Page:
Magical History Tour, The Plague Review

By | Tuesday, March 22, 2022 Leave a Comment
Early last year, Papercutz launched a series of educational comics for kids. Collectively, the line is called "Magical History Tour" and each book walks through a different subject through the eyes of two siblings, Annie and Nico. The topics include the Great Wall of China, the Crusades, Albert Einstein, Ghandi, and Vikings among others. All of them were written by Fabrice Erre and were drawn by Sylvain Savoia. Eighteen volumes were originally published in France between 2018 and 2020, and I presume Pepercutz's intention is to publish all of them here in English over the next year or two. (Although they're publishing them in a different order than there were originally done. While the books are largely self-contained, so it's kind of a non-issue, there does seem to be a little more baseline establishment of the characters in the original first volume on Einstein. For whatever reason, Papercutz to publish that story as Volume 6.)

The story I'm looking at today is on The Plague. It was actually last in the original series but, given the events of 2020, it makes sense they chose to bring this one much more forward in publication, officially coming out in September of last year. The story starts as Nico torments Annie with a fake spider and when he castigates her for being "scared of a little bug" Annie launches into how a small bacteria can end up killing a person and how they can be transmitted by fleas. And she then proceeds to elaborate on the entire history of The Plague from the 6th century BCE through World War II.

The history is pretty straight-forward, running chronologically, with a little more elaboration on some unique or stand-out instances. It's mostly Annie expositioning the entire story, with Nico asking questions from time to time. On a few occasions, when she mentions a historical figure who we've got written record of them commenting about the plague, they might step in to quote a line or two. As Annie explains things to Nico, they witness what she describes first-hand. It's not presented as actual time travel or anything like that; there's actually no explicit explanation at all, but it feels like it's just intended to be a joint imagined experience. One Annie finishes, Nico draws biohazard symbols on some Post-It notes and sticks them on everybody's foreheads to warn everyone else about the hidden dangers of being human.

The writing is clearly aimed at a younger audience, although since I'm reading a translation, I don't know how close that tone mimics Erre's original. Regardless, translator Nanette McGuinness does a fine job of presenting the kids as pretty typical kids, using an appropriate vocabulary and speech patterns. It's a super easy read as an adult, and I'm sure it's fine for any young reader.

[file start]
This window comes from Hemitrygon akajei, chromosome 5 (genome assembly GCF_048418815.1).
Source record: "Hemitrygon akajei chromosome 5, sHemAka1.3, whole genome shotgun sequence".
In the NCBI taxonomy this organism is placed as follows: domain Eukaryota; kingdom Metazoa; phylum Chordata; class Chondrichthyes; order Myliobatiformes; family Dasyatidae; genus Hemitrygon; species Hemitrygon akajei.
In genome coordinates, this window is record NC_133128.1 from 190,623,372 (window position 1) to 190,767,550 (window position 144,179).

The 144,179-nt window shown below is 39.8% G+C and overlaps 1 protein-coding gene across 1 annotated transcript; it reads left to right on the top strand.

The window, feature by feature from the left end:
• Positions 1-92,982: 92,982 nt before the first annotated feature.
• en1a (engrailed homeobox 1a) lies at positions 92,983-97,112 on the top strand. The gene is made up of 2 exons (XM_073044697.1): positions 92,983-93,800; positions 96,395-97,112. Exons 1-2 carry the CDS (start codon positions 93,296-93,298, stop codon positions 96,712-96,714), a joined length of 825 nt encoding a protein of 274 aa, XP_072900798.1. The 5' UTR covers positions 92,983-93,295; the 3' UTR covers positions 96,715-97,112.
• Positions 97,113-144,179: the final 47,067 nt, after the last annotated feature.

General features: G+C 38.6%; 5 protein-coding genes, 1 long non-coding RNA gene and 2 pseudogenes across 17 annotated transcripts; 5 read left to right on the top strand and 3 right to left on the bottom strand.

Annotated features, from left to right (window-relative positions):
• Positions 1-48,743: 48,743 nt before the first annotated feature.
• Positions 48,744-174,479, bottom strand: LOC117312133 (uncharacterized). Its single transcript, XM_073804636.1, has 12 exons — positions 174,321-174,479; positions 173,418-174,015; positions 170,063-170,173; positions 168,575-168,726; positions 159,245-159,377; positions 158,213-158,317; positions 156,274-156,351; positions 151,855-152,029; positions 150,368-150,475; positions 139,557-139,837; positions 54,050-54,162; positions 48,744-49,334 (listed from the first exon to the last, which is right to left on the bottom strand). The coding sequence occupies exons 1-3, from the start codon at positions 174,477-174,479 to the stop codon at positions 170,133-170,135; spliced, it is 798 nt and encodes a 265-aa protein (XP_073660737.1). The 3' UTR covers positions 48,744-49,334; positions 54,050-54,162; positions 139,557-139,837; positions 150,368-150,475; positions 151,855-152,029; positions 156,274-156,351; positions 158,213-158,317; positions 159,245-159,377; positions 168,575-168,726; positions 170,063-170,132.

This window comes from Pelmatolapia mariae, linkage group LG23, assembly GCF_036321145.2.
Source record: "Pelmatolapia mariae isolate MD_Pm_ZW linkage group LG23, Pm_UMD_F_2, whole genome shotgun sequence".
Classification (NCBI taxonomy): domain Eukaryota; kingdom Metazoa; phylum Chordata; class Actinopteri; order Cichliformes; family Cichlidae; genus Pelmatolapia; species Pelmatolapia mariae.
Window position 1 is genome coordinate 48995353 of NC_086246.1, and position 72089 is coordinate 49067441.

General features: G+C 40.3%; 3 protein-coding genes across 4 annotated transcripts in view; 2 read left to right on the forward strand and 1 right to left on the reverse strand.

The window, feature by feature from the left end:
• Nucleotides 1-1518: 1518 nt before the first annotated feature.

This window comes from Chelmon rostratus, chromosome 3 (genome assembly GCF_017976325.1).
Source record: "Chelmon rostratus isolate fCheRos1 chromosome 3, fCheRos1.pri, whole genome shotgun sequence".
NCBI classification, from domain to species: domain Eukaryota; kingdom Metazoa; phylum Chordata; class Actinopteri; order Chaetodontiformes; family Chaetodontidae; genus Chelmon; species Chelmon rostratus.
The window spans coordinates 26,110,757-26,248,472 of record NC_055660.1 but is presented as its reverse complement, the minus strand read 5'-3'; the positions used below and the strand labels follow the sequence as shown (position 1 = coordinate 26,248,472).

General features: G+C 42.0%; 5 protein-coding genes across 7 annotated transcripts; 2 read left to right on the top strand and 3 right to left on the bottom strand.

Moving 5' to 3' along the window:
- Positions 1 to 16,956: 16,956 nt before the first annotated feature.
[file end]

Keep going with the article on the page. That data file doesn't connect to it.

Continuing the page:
Savoia's art is pretty cartoonish in nature, lending itself to the kid-friendly approach. He actually does an excellent job here, given the subject matter, presenting something so truly horrifying in a scary/gross but suitably kid-friendly manner. I suspect it's a fine tightrope to walk and his illustration style is perfectly matched with the content and audience here.

I am a little disappointed with the story from a comics perspective though. You could almost just lift the text from Annie's speech, paste it into a Word document, and it would be perfectly fine in conveying all the same information. Savoia's art is fun and illustrative, but it's not really needed per se. Honestly, it feels like a comic that was written by someone who's never written for comics before and has never heard the "show don't tell" maxim. The book feels almost more like illustrated prose, and I was quite surprised to learn Erre's been doing comics for many years before this series. That said, though, it's still a comic aimed at kids, so nuance probably isn't high on the priority list.

From what I can guestimate, this was enitrely written and drawn before COVID. France's first case of COVID was in December 2019, and the book was first published on February 10, 2020. So not only is there no reference to COVID in the story, that wouldn't have even been a thing Erre might have slipped into the subtext. But with it's English publication, it does take on an additional weight. In the afterword, Papercutz editor-in-chief Jim Salicrup brings this context up, noting his own struggle with COVID and the loss of his friend David Anthony Kraft to it. Of course, many people have compared COVID to the plague and the parallels are hard to miss, so despite having no direct context for it in the story itself, many of the elements Annie discusses are observable today.

Is Magical History Tour #5: The Plague, History of a Pandemic a great comic? I can't say that it is, but it's definitely not a bad one either. Certainly a good tool to give to kids to whom you might want to have additional conversations about COVID, relative to history, or if they hear someone make the comparison and ask specifically about The Black Death or something. It's a pretty quick read and, at only $6.99, probably worth it for your kiddos. I haven't read all the books in the line, but I suspect they all have a similar style and tone if you want to take a look at some of their other topics as well.
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